Is the three-strikes law, which provides mandatory 25-to-life sentences for a third felony conviction, a good idea?
Overview/BackgroundCalifornia has led the charge on a new concept of dealing with repeat offenders--the Three Strikes Law. Under this law, a person who is convicted of three felonies is given a mandatory 25-to-life sentence. A felony is defined as any crime punishable by 1 year or more in prison.
The law has been criticized for applying a one-size-fits-all sentence to repeat offenders. The often noted example is one young man who received the sentence after stealing a pizza. However, advocates of the law quote the large number of repeat offenders that always seem to slip through the justice system without the three-strikes law in force.
It provides a fix for a flawed justice system so that repeat offenders stay in prison.
To many crime victims, the U.S. judicial system has become somewhat of a joke. Evidentiary exception rules, case
backlogs, liberal sentences, plea bargaining, and a protect-the-criminal-rather-than-the-victim mentality has
far too often let criminals slip through the cracks. Most of the crime nowadays is committed by repeat offenders.
The three strikes law is a way to ensure justice is done even if the system otherwise fails miserably.
The law provides a very effective deterrent after the 2nd conviction.
Arguments always arise over what is the best deterrent. Is there a better deterrent than the knowledge you will
definitely go to jail for at least 25 years if convicted again? This will not only discourage the more
serious crime such as rape and armed robbery, it will discourage the more minor offenses of things like burglary.
It's not like this law is secret or unknown to the criminals.
The media distorts the true effectiveness of the law by showing trivial cases (like someone stealing pizza)
rather than the usual perpetrators.
The liberal media obviously has an agenda to push when it portrays poor, helpless felons in jail for the rest of
their lives for stealing videos or pizza, or committing some other "harmless" crime. Unfortunately, the stories
don't reflect the reality of repeat offender data. With thousands of cases, you're always bound to find exceptions
like these. However, the law punishes rapists, armed robbers, extortionists, organized criminals, and more. An
objective media portrayal would show the 3 victims of the three-strike criminal and the impact on them.
The law applies to 3 convictions, not 3 crimes (i.e. criminals may get away with several incidents).
We all know that in the real world criminals get away with many crimes. The police may not have any clue who
committed the crime, the police may not have near enough evidence to prosecute, and the criminal may simply slip
through the system with the aid of a slick lawyer. It's a major judicial accomplishment to get one conviction.
Thus, when the three-strikes law is applied, it is often applied to a criminal who has committed far more than
The law destroys the flexibility of the courts and the judge.
Each criminal offender is different. Each set of crimes is different. The specific reason we have judges, juries, and
lawyers is that each situation deserves a fair analysis and punishment. A one-size-fits-all system of
judgment destroys the flexibility.
It is unjust in certain conditions (victimless crimes, young criminals, etc.).
There are always going to be cases like the stealing videos or pizza that are unjustly subjected to the three-strikes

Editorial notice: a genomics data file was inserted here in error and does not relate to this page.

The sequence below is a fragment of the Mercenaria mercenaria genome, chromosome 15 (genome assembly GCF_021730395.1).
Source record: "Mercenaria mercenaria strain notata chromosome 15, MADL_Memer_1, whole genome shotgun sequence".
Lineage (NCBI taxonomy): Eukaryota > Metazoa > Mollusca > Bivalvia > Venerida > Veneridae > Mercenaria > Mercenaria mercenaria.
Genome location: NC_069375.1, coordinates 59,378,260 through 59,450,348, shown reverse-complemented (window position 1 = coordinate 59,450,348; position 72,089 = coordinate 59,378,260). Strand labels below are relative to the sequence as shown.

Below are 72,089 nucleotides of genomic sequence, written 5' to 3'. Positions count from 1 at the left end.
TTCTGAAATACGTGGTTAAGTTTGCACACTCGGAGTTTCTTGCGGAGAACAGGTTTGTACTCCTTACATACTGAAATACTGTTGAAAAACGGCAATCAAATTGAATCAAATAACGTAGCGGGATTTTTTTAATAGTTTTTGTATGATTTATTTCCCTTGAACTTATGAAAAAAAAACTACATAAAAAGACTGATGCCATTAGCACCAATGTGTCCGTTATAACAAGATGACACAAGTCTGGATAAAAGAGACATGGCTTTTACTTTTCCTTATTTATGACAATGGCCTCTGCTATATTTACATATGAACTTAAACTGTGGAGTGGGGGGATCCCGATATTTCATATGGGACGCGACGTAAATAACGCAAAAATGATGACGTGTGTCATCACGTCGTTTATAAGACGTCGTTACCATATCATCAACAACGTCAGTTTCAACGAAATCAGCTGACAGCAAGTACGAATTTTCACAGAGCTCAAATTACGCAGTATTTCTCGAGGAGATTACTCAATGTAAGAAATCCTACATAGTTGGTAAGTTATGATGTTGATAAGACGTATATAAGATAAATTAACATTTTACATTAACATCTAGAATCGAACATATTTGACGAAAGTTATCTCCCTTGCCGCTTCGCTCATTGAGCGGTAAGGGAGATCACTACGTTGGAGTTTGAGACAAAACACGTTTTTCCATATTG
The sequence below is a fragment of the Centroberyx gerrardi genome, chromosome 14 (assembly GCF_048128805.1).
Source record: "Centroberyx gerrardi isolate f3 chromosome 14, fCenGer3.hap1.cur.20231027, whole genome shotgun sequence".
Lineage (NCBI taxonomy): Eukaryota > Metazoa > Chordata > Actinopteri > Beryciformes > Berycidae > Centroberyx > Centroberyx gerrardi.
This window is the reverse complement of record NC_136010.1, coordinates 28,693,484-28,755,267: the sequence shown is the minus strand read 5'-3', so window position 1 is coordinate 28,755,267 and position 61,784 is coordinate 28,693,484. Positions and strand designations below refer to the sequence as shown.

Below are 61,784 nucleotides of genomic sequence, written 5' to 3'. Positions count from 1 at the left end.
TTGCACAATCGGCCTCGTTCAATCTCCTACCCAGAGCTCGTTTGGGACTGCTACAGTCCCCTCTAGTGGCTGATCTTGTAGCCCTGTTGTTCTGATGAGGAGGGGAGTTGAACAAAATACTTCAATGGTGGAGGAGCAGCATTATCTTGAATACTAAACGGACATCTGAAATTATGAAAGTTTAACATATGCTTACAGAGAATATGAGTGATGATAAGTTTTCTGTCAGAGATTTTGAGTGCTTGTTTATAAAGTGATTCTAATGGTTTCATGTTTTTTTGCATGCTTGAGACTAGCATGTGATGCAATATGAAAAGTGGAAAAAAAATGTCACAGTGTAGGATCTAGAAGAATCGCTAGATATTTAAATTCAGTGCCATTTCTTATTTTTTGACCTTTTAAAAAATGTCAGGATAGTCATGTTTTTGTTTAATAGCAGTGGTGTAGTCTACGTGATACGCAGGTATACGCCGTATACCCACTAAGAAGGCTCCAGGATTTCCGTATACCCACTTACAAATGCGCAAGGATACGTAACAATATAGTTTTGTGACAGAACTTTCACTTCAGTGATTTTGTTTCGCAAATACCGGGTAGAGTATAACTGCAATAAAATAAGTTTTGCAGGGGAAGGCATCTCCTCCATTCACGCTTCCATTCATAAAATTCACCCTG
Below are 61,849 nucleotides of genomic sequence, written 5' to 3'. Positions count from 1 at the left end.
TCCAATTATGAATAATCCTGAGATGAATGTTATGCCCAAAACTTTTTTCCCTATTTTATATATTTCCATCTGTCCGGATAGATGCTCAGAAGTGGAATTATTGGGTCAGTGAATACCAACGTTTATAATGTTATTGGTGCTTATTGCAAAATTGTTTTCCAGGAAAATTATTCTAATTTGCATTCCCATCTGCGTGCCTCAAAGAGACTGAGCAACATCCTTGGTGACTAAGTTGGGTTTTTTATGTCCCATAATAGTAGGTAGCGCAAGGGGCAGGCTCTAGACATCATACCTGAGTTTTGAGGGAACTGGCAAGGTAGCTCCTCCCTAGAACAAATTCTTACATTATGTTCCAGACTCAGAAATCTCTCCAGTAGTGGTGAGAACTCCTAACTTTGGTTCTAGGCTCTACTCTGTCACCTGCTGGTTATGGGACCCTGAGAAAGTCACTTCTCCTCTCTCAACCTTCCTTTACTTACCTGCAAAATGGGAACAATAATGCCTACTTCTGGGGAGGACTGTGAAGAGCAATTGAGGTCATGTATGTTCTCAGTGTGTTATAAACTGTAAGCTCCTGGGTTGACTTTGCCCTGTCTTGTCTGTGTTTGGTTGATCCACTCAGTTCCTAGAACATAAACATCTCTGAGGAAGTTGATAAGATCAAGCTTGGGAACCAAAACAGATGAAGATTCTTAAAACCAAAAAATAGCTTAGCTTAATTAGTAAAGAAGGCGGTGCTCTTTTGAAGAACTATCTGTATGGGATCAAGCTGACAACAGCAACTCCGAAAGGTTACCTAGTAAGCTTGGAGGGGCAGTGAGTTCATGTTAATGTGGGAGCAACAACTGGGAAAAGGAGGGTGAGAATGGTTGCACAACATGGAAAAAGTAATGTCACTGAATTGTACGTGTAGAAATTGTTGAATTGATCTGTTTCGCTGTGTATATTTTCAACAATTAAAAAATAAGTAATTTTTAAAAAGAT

law. You may have an 18-year old who commits three crimes before he's mature enough to make quality decisions. You
have 2-time convicted felons who may have been leading decent, upstanding lives being at the wrong place at the wrong
time. You may have a sequence of lighter crimes such as burglary, breaking
& entering, or stealing a car. Certainly
committing these crimes are wrong and deserve punishment; however, is 25 years to life a reasonable
addition to whatever they were sentenced for the first 2 crimes)?
Criminals often plea bargain their first two convictions.
Plea bargains have become the overwhelming choice of prosecutors nowadays. The backlog of cases and high cost of a
trial forces the state to use these. Defense attorneys (especially court-appointed ones) overwhelmingly talk their
clients into these plea bargains, whether or not they suspect their client is guilty. However, whether a plea bargain
is used or a full-blown trial is used, it still goes down on the client's record as a conviction. Offenders may
not have agreed to the plea bargains knowing they may one day be subject to the three-strikes law.
It is a violation of the 8th Amendment to the Constitution.
The 8th Amendment of the Constitution prohibits the use of "cruel or unjust punishment" by the state. Many would argue
that certain clients' prosecution under the law violates the amendment. If just one case violates the amendment, the
law is unconstitutional and should be overturned.
An arrest of someone with two convictions almost guarantees the cost and time of a trial.
If a 2-time convicted felon is once again arrested, it's pretty much guaranteed that he will push for a trial. If he's
guaranteed a 25-to-life sentence, what's the point of pleading guilty? It doesn't matter how many witnesses or how
much physical evidence is available, the defendant will likely seek a trial. This adds more time and expense to an
already overburdened court system.
The law adds more criminals to an already crowded and expensive prison system.
It is expensive to keep a person in jail for life. Prisons are overflowing from the massive growth in their populations.
Adding more prisoners (who may not even deserve to be there) to this system just makes matters worse.
Related LinksThree Strikes and You're In
Supreme Court Upholds Three Strikes Law
Written by: Joe Messerli
Page Last Updated: 01/07/2012